Raise your right hand and repeat after me, “I solemnly swear I will NOT study my subspecialty topics until last. Actually, you don’t even need to study them at all. But if you insist, review it from a generalist’s perspective. After all, you are taking your general oral exam.… with you every step

For AOBOG 2016 ORAL Exam Candidates

Applications for the 2016 fall exam are now closed. Applications for the April, 2017 exam are now available. The application fee of $750 and examination fee of $3275 are both due by December 1, 2016.
For those preparing for your September 30 and October 1, 2016 exam, we have a September 14-18 course strategically timed just before your exam. Obviously we’re a bit biased, as we feel we have the ideal course; however, you should look for the following features. We recommend a BOARD review course, not just a review course, for an exam focused review. There is precious little time to wade through the volumes of material to figure out what to prioritize. You also want a faculty with extensive speaking experience. The fact that they research and publish is irrelevant, as the answer guide to the test and henceforth, their lectures, should be based on ACOG clinical recommendations. Did you know our syllabus is highlighted with the core topics? Take advantage of private face-to-face mock orals while at the course. Finally, since 2011 we’ve been batting a 99% pass rate for course attendees!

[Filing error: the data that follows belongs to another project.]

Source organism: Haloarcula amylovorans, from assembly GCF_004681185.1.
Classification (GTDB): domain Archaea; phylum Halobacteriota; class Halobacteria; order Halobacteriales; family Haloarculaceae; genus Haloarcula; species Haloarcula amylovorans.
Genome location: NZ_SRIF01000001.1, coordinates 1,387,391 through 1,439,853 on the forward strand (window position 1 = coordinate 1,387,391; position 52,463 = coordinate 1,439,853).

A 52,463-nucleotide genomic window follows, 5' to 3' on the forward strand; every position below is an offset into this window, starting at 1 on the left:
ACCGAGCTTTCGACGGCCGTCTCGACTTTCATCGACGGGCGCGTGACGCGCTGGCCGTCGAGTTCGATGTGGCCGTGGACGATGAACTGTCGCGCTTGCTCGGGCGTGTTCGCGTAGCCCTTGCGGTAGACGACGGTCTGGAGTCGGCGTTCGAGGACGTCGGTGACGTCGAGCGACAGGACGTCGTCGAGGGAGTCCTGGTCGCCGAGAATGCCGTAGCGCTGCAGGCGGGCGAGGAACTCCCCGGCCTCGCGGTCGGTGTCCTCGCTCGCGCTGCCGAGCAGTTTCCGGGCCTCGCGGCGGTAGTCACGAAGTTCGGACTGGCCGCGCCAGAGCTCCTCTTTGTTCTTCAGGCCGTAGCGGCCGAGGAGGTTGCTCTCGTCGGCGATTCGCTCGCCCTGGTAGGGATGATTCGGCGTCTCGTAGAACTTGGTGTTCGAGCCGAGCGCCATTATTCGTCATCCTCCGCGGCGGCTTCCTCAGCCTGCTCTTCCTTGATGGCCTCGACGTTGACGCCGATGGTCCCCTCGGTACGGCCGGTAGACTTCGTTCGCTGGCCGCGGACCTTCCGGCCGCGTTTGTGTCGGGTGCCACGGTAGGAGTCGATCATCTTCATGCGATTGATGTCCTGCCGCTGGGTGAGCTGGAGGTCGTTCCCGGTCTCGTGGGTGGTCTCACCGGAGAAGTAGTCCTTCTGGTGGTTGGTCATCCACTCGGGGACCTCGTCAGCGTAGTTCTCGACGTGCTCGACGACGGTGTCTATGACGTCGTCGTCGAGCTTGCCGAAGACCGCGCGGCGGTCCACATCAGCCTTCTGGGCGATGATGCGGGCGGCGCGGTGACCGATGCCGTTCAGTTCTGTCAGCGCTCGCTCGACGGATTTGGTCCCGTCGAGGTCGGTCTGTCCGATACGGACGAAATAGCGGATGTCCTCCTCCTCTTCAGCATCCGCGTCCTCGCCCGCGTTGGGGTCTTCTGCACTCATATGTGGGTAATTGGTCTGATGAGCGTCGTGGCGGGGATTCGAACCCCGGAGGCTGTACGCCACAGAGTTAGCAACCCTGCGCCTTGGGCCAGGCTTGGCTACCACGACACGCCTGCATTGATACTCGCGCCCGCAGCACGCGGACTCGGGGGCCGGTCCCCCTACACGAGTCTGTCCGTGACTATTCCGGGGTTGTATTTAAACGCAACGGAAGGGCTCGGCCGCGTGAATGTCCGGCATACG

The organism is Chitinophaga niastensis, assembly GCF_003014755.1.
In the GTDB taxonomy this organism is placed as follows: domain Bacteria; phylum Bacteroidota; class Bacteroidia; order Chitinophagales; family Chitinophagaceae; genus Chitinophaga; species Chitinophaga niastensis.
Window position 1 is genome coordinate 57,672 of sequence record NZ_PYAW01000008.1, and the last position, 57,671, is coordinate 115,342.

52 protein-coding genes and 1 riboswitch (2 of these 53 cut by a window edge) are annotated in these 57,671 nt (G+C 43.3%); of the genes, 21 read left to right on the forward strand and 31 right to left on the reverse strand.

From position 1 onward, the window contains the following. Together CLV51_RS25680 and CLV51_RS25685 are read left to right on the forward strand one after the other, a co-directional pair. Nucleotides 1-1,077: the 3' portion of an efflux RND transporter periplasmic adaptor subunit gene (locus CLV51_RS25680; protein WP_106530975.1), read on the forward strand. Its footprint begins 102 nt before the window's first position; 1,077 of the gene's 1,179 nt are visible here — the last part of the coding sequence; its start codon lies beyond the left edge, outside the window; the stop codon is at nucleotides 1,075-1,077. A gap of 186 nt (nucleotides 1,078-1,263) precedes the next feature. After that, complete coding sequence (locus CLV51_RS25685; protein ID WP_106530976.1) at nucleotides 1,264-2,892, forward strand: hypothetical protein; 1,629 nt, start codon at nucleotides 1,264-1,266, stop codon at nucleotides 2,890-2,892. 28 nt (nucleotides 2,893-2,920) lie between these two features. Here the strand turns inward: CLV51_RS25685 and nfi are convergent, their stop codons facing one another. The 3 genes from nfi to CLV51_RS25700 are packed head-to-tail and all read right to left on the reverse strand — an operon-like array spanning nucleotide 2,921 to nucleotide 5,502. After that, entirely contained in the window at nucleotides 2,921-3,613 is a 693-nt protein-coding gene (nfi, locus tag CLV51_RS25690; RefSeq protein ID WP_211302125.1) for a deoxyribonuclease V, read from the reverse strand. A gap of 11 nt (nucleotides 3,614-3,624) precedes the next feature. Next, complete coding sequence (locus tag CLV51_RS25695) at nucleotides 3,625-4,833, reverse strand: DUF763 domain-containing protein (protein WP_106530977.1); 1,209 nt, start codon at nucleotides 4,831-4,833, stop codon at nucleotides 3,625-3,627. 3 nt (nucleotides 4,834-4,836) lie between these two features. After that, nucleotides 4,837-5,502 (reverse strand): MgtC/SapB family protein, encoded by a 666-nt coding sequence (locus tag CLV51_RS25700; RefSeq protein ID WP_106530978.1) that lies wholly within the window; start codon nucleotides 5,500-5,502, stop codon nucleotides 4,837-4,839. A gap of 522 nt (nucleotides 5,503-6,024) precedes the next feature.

Test Taking Tips:
If you’re taking your exam in September or October, by now you should have completed your extensive review of EACH core topic. Use the following checklist for each core topic, as the examiners will push you to the nth degree.